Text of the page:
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Non-fading bold pattern for sun and shade.
Hollyhock is a hardy biennial flowering plant that produces fully-double scarlet, pink, white, purple, brown and yellow flowers on sturdy spikes.
It grows up to 5-6 feet tall and blooms from May to October, attracting hummingbirds and butterflies.
It's great for cottage, wildflower, and flower gardens.
The seeds can be planted in August or September and established plants grow in full sun and well-drained soil, tolerating a wide range of soil conditions and some light shade.
Hollyhocks are short-lived but easily self-seed and can persist for years.
- Season: Biennial
Height: 60-72 Inches
Bloom Season: Summer
Environment: Sun/Partial Shade
Soil Type: Rich/Average/Moist well-drained, pH 6.1-7.8
USDA Zones: 3-10
- Sow Indoors: Spring (6-8 weeks before last frost)
Sow Outdoors: Spring/Fall
Seed Depth: 1/8 Inch
Germination Time: 21-28 Days
When to Plant Hollyhock Seeds
Direct Sow approximately one week before the threat of frost has passed. Hollyhocks can also be sown indoors approximately 9 weeks before your final frost and transferred outdoors about 2-3 weeks after the final frost has passed.
Where to Plant Hollyhock Seeds?
Plant hollyhocks, in moist, rich, and well-draining soil that gets full sun exposure - though they can tolerate Partial Shade. One of the significant causes of hollyhock failure is planting in soil that is too dry.
How to Plant Hollyhock Seeds?
Hollyhock seeds require light to germinate, so be careful not to cover them when planting.
Hollyhocks may benefit from a 12 hour soak in warm water, but it is not needed. Direct sow outdoors onto the surface of the soil and compress firmly, but do not cover. Hollyhocks require sunlight to germinate. If starting indoors, use tall, individual pots to transplant, as Hollyhocks have long taproots.
How to Care for Hollyhock?
Hollyhocks are a short-lived perennial, tending to last about 2-3 years. This lifespan can be extended by removing flowers as soon as they fade. In non-tropical climates, you can cut your hollyhocks down and mulch in order to give them longer life as well. Hollyhocks can also be susceptible to rust, which will usually infect lower-growing leaves, but can spread upwards. Prevent rust by watering from below, and promoting good air circulation between your hollyhocks.
Are double hollyhocks perennial? Double Hollyhocks are perennial, meaning they will come back each year. Winter hardy as far north as Zone 3, these hollyhocks do not need to be dug up and stored. After your flowers bloom, deadheading wilted flowers will encourage reblooming.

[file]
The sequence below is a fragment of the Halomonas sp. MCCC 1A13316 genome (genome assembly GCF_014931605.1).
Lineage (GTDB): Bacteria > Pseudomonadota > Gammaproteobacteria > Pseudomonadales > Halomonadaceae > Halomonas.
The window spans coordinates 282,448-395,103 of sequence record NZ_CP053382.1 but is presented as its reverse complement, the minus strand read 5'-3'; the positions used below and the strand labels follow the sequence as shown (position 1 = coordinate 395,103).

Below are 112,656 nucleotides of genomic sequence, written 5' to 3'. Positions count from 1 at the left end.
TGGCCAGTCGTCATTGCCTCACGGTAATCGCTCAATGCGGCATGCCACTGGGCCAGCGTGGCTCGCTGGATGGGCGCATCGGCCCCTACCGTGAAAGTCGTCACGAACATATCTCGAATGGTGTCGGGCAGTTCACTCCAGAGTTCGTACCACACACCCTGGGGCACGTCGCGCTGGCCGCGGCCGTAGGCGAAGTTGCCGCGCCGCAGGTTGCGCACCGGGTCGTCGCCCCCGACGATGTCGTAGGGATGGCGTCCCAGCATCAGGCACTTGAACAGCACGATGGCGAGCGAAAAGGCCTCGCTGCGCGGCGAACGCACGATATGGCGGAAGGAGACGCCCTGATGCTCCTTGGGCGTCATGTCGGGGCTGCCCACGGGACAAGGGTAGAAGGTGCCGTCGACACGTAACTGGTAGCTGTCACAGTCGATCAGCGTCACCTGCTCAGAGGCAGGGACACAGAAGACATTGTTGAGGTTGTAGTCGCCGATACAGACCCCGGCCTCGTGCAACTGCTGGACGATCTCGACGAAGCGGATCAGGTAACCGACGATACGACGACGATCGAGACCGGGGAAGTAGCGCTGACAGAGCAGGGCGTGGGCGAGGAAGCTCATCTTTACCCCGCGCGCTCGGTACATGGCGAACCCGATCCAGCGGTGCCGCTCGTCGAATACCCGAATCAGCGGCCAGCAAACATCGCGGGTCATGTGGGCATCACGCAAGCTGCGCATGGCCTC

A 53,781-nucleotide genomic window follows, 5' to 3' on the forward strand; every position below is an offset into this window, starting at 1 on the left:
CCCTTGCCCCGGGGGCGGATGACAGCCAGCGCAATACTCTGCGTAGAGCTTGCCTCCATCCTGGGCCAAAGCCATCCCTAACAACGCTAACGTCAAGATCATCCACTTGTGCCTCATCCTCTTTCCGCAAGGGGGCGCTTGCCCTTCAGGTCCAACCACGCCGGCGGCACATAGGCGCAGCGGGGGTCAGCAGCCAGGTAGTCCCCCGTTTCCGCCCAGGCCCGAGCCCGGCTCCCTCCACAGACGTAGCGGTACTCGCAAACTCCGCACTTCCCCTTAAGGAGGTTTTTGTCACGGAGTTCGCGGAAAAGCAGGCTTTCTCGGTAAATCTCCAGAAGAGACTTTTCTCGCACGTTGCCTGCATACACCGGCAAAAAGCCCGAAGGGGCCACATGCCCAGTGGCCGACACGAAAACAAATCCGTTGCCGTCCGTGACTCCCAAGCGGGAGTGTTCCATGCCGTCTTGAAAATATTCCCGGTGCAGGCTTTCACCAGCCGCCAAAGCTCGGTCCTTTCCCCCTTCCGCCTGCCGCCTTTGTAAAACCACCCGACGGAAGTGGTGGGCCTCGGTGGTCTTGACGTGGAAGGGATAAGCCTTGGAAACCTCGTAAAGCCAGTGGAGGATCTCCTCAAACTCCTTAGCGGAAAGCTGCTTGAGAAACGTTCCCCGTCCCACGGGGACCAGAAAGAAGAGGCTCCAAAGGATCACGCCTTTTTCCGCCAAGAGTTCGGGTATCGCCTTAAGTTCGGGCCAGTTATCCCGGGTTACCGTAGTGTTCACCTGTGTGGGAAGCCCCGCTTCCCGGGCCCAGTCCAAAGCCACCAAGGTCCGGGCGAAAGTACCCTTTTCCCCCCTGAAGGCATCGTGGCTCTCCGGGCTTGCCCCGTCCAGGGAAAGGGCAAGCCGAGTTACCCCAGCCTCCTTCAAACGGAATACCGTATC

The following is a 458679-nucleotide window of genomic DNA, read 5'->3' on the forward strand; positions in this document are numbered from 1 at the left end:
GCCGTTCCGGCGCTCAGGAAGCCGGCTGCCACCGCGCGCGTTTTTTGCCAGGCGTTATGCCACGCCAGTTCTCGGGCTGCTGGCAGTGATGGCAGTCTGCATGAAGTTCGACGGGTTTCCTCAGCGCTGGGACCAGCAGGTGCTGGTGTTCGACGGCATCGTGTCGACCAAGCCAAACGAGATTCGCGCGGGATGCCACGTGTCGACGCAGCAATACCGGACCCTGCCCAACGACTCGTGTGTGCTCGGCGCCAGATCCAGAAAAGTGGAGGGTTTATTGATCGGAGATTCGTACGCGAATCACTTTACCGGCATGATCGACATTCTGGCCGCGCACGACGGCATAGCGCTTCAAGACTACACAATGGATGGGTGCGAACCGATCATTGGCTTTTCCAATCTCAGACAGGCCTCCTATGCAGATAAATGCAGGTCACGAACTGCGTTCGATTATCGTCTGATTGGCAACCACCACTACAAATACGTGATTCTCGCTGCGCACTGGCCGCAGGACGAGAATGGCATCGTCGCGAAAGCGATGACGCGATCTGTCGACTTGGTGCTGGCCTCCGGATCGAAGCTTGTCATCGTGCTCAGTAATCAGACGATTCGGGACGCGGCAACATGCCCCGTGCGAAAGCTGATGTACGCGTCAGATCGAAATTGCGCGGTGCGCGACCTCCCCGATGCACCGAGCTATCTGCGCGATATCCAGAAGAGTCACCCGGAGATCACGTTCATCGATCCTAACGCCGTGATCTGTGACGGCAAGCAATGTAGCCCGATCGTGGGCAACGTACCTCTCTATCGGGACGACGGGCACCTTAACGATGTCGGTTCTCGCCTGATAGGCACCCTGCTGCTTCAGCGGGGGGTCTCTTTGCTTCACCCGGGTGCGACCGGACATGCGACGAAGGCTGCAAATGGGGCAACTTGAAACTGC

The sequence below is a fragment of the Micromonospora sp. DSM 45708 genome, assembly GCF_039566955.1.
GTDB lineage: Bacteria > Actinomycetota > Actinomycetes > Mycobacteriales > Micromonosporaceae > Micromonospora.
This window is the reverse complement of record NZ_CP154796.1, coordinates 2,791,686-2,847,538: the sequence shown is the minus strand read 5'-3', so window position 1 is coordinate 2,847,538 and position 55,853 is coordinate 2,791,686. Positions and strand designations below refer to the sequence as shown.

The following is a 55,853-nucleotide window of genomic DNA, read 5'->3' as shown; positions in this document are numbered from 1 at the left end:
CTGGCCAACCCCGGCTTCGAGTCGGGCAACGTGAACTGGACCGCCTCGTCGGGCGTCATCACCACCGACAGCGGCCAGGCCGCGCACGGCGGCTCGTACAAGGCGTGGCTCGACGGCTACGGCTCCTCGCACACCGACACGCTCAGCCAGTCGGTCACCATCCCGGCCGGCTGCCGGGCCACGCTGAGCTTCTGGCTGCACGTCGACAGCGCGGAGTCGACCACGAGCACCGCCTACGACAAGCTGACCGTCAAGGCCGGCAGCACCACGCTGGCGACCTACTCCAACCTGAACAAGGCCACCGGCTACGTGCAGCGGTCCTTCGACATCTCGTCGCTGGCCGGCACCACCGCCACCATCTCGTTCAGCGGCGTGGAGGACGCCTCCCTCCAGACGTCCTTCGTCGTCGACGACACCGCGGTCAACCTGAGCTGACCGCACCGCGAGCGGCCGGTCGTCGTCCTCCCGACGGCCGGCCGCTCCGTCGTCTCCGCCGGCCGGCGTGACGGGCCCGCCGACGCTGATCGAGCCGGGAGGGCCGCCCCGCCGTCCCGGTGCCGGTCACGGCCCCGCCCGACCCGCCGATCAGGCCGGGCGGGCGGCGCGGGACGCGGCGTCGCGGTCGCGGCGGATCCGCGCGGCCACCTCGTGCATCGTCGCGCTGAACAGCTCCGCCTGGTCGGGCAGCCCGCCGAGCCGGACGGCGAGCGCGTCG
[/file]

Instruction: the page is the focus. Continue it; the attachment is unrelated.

Plant them in a sunny location, spacing the plants about 12 to 18 inches apart. As hollyhocks will spread when new seed is dropped, you might consider allowing three to four feet of space in the garden, so the area can fill out within a few years. Keep new plantings well-watered to help get them established.
Hollyhocks are biennial or short-lived perennials. In the first year they put on root and foliage growth and in the second they flower, set seed and then die.
Hollyhocks are easy to grow, although many varieties are biennial and take two years from seed to flower.
The best place to plant hollyhocks is in a well-draining area that enjoys full sun to partial shade. However, because hollyhock plants typically grow to be quite high, they need to be protected from damaging winds through support such as a trellis, wall or fence.
Hollyhocks. These flowers are also non-poisonous to dogs or cats, but you need to be careful about the stems and leaves as they may have resin or fiber which may cause some skin allergies.
Hollyhocks are beautiful cottage garden plants, so they pair well with many perennials and shrubs in those types of gardens. Roses, rose mallow, tall garden phlox, delphiniums, peonies, ornamental grasses and foxgloves are just some of the plants that can be grouped with hollyhocks in the garden.
How to prevent hollyhocks from diseases?
Hollyhock rust and powdery mildew are fungal diseases that thrive in humid and damp conditions. To prevent these diseases, choose a sunny, well-ventilated location for planting, prune regularly, avoid watering the leaves, and fertilize regularly to strengthen the plant's immunity. To prevent beetle damage, inspect the plants regularly and control them with organic insecticides such as onion, garlic, or chili if needed.
Use supports: Stick some sturdy poles, wooden stakes, or metal frames around the plants. Insert them into the soil and secure them to the main stems or significant branches for extra support.
Embrace plant grids: Set up or install plant grids around your plants and let the stems intertwine with the grid, adding stability and preventing them from flopping over.
Trim and prune: Keep up with regular pruning to encourage branching and side shoots, enhancing overall structure and stability.
Improve the soil: Ensure your soil is enriched with organic matter, maintaining proper moisture levels and good drainage, which promotes healthy growth and robust root development.
Wind protection: In windy areas, consider using windbreak netting or fences to reduce the impact of strong winds on your plants and shield them.
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